Foreigners may have aided and abetted the risk rally in May, the latest TIC data suggests.
Net foreign buying of US corporate debt was nearly $14 billion that month, and net buying of US equities was almost $80 billion, a record, according the latest figures, released by Treasury on Thursday.
“If you look at the transactions data, there was a pro-risk pivot”, BMO’s Jon Hill said. “It seems like some of the foreign private investors helped push that rally in May as the Fed’s liquidity programs were kicking in”.
Meanwhile, foreigners were net sellers of Treasurys for a third consecutive month. The transactions table shows net foreign outflows of $27.72 billion for May.
That comes on the heels of $176.5 billion in net selling during April and nearly $300 billion in March, when foreign holdings dropped the most in at least two decades. March, you’ll recall, was defined by a mad dash to raise USD cash. The veritable fire sale of USTs represented a frantic effort to obtain dollars, and was in no small part responsible for the Fed’s decision to roll out a foreign repo facility to compliment swap lines, which were enhanced and expanded during the tumult.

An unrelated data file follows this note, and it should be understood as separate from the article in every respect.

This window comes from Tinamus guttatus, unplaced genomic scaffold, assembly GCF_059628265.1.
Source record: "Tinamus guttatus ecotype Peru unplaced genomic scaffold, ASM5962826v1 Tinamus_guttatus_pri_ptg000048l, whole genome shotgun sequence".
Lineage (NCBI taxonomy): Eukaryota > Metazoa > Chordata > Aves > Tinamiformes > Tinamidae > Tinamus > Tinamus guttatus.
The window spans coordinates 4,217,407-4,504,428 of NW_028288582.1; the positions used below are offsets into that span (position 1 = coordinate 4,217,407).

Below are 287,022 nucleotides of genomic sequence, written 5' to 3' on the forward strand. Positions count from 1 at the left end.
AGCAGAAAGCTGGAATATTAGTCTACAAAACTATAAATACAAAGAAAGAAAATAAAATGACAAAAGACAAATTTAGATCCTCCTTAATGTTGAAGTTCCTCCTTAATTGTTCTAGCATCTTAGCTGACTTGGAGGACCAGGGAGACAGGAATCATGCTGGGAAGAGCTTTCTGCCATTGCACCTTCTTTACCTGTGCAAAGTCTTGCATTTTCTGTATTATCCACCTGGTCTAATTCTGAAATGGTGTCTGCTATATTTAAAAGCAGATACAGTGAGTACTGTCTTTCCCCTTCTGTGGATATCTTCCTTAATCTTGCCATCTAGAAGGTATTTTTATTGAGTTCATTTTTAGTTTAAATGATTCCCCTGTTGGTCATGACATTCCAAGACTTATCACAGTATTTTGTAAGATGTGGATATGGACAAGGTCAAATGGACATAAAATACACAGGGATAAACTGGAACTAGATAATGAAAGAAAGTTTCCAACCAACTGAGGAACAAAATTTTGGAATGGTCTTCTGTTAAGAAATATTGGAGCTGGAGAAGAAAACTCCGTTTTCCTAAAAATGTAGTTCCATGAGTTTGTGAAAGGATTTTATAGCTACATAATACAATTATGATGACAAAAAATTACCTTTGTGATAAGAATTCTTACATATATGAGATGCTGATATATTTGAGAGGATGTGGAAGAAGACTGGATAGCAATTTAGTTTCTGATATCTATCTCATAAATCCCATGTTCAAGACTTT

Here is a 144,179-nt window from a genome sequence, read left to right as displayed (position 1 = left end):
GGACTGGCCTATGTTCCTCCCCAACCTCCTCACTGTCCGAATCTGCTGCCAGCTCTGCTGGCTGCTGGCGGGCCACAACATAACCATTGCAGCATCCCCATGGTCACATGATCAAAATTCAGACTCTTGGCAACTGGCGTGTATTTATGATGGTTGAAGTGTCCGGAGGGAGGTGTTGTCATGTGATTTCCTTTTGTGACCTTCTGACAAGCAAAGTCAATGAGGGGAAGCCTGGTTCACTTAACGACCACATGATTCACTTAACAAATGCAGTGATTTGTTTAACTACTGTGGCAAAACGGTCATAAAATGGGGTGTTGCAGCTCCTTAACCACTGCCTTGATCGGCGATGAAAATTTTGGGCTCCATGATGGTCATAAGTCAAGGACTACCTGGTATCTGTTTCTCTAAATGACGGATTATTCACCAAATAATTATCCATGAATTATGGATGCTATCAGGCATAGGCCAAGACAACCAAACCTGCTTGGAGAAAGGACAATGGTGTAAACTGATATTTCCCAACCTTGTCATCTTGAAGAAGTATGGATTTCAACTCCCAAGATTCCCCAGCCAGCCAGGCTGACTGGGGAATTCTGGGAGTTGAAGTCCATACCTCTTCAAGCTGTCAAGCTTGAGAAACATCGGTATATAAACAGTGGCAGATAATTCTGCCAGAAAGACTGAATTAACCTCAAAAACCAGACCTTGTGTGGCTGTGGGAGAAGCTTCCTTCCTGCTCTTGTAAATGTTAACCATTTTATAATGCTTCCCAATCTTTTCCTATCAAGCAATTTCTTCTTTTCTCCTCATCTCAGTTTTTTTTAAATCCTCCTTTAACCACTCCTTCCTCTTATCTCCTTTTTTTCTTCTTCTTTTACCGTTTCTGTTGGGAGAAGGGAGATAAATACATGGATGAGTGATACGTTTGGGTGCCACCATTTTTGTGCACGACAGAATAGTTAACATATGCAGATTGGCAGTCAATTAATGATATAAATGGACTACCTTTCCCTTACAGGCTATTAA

As for America’s largest creditors, Japan’s holdings of US Treasurys fell slightly in May to $1.26 trillion, while China’s stash increased to $1.08 trillion.
Overall, foreign ownership of Treasurys rose in May to $6.86 trillion after two straight months of declines including March’s epic purge.